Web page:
Virtual agent email replies to customer queries are simplified by the fact that these can be driven by an offline process, and the replies generated by the virtual agent can be subjected to random human reviews and various other checks before they are shared with human customers, since this is not done in real-time. On the other hand, chat communication needs to be done in real-time and hence requires a shorter response time, which doesn’t allow any offline review of the virtual agent’s communication and thereby requires greater precision and accuracy.
What are the key problems that need to be addressed in analysing the online chat? Let us make some simplifying assumptions. We will assume that the agent starts the dialogue with the standard greeting, which is immediately followed by the customer explaining what the problem is. The first step is to identify the category of the problem/query associated with a specific customer. There can be different problem/query categories for an e-commerce website, such as queries to track an item, cancellation of a purchase, delay in refunds, an address change for a customer, etc.
We will assume that there are a fixed set of problem categories. So this step gets reduced to the following problem: Given a small piece of text, the problem is to classify it into one of the N known problem categories. This is a well-known document classification problem. Given a short document, can you classify it into a known category? If we assume that there are already annotated conversations where the problem category has been identified, we can build a supervised training based classifier to classify a new incoming document into one of the known categories.
Here is a question for our readers: If you are asked to come up with a supervised classification scheme for this problem, given annotated data of conversations and their problem categories, (a) What would be the features you will use? (b) Which supervised classifier will you use? Remember that this is a multi-class classification problem, since there are many problem categories. Now let us make the assumption that we have access to the corpus of a bunch of conversations, but the conversations are not annotated with the problem category. Can you describe an unsupervised technique with which you can still determine the problem category of an incoming chat, given the corpus?
Now let us assume that we have correctly identified the problem category. As we said before, human agents are typically given access to the solutions database or FAQs, which they consult to find the answers for each problem category. They use these answer templates and provide the response to the user. If we don’t have access to this solutions database, is it possible for us to analyse the conversations corpus and automatically identify the answer template for each problem category? First, we cluster the chats as per their problem category. Now, we have a subset of chats belonging to each problem category. Given this subset S for problem category P, how do we find out what is the possible answer template script for this problem category? Note that the human agent verbalises the answer template in a suitable form for a specific customer, personalising it for each customer. Also, given that it is an interactive dialogue, there can be considerable noise introduced for each customer, based on the specific query formulation. One possibility is to analyse the conversational snippets uttered by the agent as part of the chat, and find out the common sequence of actions suggested by the agent across these conversations.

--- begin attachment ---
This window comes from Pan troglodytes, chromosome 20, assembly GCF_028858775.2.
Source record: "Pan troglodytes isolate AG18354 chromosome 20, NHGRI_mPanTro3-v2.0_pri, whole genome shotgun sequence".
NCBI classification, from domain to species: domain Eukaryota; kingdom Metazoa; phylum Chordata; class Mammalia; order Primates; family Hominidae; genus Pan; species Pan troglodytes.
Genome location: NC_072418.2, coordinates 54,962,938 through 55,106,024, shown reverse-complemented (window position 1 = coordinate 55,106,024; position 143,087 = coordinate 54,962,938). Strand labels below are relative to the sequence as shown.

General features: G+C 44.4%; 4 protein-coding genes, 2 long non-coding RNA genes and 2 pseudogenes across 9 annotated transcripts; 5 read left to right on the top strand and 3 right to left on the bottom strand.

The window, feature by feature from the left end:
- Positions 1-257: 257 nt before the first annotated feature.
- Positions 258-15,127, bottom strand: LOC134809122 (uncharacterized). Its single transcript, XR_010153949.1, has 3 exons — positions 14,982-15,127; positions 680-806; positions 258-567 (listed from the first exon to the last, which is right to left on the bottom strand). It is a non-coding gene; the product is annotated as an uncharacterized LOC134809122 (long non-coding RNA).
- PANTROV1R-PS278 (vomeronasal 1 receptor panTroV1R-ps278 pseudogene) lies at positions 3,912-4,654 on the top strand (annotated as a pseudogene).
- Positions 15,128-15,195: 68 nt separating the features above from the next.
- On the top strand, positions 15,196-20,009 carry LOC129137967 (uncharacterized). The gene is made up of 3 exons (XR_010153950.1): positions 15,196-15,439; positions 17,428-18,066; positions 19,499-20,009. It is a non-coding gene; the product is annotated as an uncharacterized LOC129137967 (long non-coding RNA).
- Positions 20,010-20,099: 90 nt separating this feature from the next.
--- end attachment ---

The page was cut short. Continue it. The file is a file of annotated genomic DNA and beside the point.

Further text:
Here is a question for our readers: Given a corpus of conversational chats corresponding to a specific problem category, marked with agent utterance and customer utterance in the dialogue, you are asked to find out the underlying common action sequence, if any, suggested by the agent. Let us make some simplifying assumptions. Let us assume that such an action sequence definitely exists in all the conversations. We will also assume that the verb phrases used in the agent conversation denote the steps of the action sequence. Let us assume that each unique verb in our vocabulary can be represented by a unique character. Given that, we can represent this as a simpler problem: You are given N sequences of character strings (each string represents the action sequence of verbs in one chat each). You are then asked to find the longest common sub-sequence of all these sequences. Can you come up with an algorithm? Please note that we are looking for the longest common sub-sequence across N multiple sequences where N can be greater than two. Can you come with a solution which runs in polynomial time? Please send us your responses in the comment section below.
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what does mean by common sub sequence?
can you give example to have clean understanding